_____, et al. Tandem Teaching: Process-oriented Principle-based Lesson Plans in Writing by and for Elementary Teachers. Chicago: Northeastern Illinois University, Chicago Teachers’ Center, 1993.
_____, and Chappel, Donna. Fundamentals of Writing: Tandem Teaching Manual and Teacher/Student Writing Anthology. Chicago: Northeastern Illinois University, Chicago Teachers’ Center, 2001.
Mills, Polly, ed. Straight Out of Beethoven: An Anthology of Writing by Students of Beethoven School. Chicago: Northeastern Illinois University, Chicago Teachers’ Center, 1992.
Swanson, Felicia, ed. Sass and Happiness: Voices of 3rd and 4th Grade Students at Jenner School. Chicago: Story Workshop Institute, 2002.
Story Workshop Coachings en Español

Imaginalo. Míralo en tu imaginación. (See it. See it in yr imagination)
Usa tu voz. Oye tu voz cuando está leyendo. (Use your voice. Listen to your voice as you read.)
Lee cada palabra, una palabra a la vez y mira/imagina/nota lo que esa palabra te da a ver. (Read each word, one word at a time and see what that word gives you to see.)
Toma tu tiempo para leerlo, pero léelo a (esa persona) o al grupo completo. (Take your time reading, but read it to (that person) or the whole group.)
¿Que tomo tu atención en oír el cuento/la poema? (What took your attention in listening to the story/poem?
¿Que te sorprendió? What surprised you?

¿Que te dio algo que ver o oír en el cuento/poema? (What gave you something to see or hear in the story/poem?)

¿Quien tiene un momento que puedan contar? Mira el momento otra vez en tu imaginación y cuéntalo al grupo. (Who has a moment they can tell? See a moment again in your imagination and tell it to the group.)
¿Que tomo tu atención del cuento o de la poema? Busca un momento que puedas contar y cuéntelo al grupo. (What took your attention from the story or poem? Look for a moment that you could tell to the group.)
Busca un momento que tomo tu atención del cuento o de la poema y cuéntalo al grupo. No es examen. Dígalo como tú lo imaginas. (Look for a moment that took your attention from the story or poem and tell it to the group. It’s not a test. Tell it the way you see it.)
Confié en tu vista del momento. (Trust your sight of it.)
Confié que el oración tiene sentido. (Trust that the sentence will make sense.)

Story Workshop Basic Writing Coachings

Here are writing coachings in the order in which you may often use them.

Coachings you see here in bold type are sure to get an immediate response.

  • Go to whatever takes your attention.

- Go to what you most want to tell.

- If you have several possibilities, choose one now. You can

get to the others later.

  • See it.

  • See it and tell it so everyone can see it.

  • Listen to your voice.

- Tell it in the voice you talk with.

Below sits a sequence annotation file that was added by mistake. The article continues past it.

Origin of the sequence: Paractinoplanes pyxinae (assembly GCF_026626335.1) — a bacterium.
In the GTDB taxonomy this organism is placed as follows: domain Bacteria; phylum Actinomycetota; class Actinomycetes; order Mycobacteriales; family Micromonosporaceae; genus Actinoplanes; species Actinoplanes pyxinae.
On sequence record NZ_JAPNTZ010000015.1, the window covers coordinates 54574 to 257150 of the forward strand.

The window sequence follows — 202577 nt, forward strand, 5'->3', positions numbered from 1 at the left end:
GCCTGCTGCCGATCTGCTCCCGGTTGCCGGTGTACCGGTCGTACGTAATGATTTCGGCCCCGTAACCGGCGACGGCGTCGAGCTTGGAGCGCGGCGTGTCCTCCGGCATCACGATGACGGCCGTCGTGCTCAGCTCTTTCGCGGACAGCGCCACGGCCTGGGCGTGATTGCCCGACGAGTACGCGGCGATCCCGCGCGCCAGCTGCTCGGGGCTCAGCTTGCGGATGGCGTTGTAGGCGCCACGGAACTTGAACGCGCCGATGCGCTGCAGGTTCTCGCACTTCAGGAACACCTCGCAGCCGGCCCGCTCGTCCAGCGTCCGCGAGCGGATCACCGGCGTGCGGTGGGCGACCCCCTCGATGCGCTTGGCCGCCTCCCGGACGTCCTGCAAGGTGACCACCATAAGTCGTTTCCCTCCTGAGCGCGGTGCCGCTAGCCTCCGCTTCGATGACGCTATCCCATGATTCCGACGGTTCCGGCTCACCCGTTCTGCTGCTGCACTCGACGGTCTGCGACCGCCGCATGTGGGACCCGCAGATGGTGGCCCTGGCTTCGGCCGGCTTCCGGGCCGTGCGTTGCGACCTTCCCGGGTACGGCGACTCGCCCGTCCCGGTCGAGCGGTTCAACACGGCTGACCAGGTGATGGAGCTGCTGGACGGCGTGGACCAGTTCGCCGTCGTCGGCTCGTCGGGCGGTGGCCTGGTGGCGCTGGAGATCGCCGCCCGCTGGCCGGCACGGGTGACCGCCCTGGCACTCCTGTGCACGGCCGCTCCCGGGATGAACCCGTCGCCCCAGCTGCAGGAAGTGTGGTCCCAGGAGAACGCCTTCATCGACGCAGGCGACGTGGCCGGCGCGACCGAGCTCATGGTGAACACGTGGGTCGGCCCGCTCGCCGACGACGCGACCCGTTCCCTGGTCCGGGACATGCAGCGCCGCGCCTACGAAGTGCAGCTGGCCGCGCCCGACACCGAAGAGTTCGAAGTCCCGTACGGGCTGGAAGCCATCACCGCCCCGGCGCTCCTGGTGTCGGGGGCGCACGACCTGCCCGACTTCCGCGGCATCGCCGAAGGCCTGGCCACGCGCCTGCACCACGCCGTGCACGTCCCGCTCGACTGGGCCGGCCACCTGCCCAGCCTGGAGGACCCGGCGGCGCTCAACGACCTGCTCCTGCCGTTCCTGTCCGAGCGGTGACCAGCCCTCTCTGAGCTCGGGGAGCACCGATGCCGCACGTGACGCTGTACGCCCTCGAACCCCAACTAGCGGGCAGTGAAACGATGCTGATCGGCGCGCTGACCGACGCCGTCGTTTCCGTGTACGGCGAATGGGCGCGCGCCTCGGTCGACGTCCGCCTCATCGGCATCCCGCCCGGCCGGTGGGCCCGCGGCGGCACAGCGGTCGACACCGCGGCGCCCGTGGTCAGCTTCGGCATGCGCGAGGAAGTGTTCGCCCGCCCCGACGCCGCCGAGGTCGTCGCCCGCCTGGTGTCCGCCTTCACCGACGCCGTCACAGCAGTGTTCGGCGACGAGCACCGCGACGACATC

- Write it the way you talk.

  • Tell it as fully as you can.

- Don’t leave anything out.

- Tell it as fully as you can, while your pen moves swiftly

across the page.

  • See it.

See the objects.

See the gestures.

See the people.

See the spatial relationships.

Listen to it.

Listen to the sounds.

Listen to the talk.

What are the smells here?

  • What happens next?

Story Workshop Basic Reading Coachings

These first three coachings will have an immediate effect.

  • See it.

  • Slow down.

  • Listen to your voice.

Hint: Use one coaching at a time and watch and listen for its effects on the reader.

Once you’ve seen and felt the effect of the first three coachings, try these.

  • Give your voice.

  • Address it as a letter to someone across the semicircle.

  • Exaggerate.

  • Everyone, see it.

  • Read one word at a time.

  • Trust that the sentence will end and make sense.

  • See what the page gives you to see.

  • Pay attention to what takes your attention.

Hint: Consider your expectation of the reader. What is needed now? See what you notice about the effects of each coaching on the reader and the semicircle.

Story Workshop Basic Recall Coachings
Here are recall coachings in the order in which you may often use them.

Bold coachings are sure to get an immediate response.

  • Listen back to anything read or told.

  • Go to whatever takes your attention.

  • Go to what most takes your attention.

  • Go to what you most want to tell.

  • See it.

  • See it and tell it so everyone can see it.

  • See it and tell it happening again right now, in the present tense.

  • Listen to your voice.

  • What happens next?

  • Give the gestures. Use your body. Show us.

  • Don’t summarize the whole thing (story/chapter/book/film).

  • Just tell one moment as fully as you can.

Hint: Ask the teller questions. Use your natural curiosity about what is being told.

John Schultz invented the Story Workshop® Approach to the Teaching of Writing. Polly Mills based this handout on Schultz’s pedagogy. Revised December 3, 2009.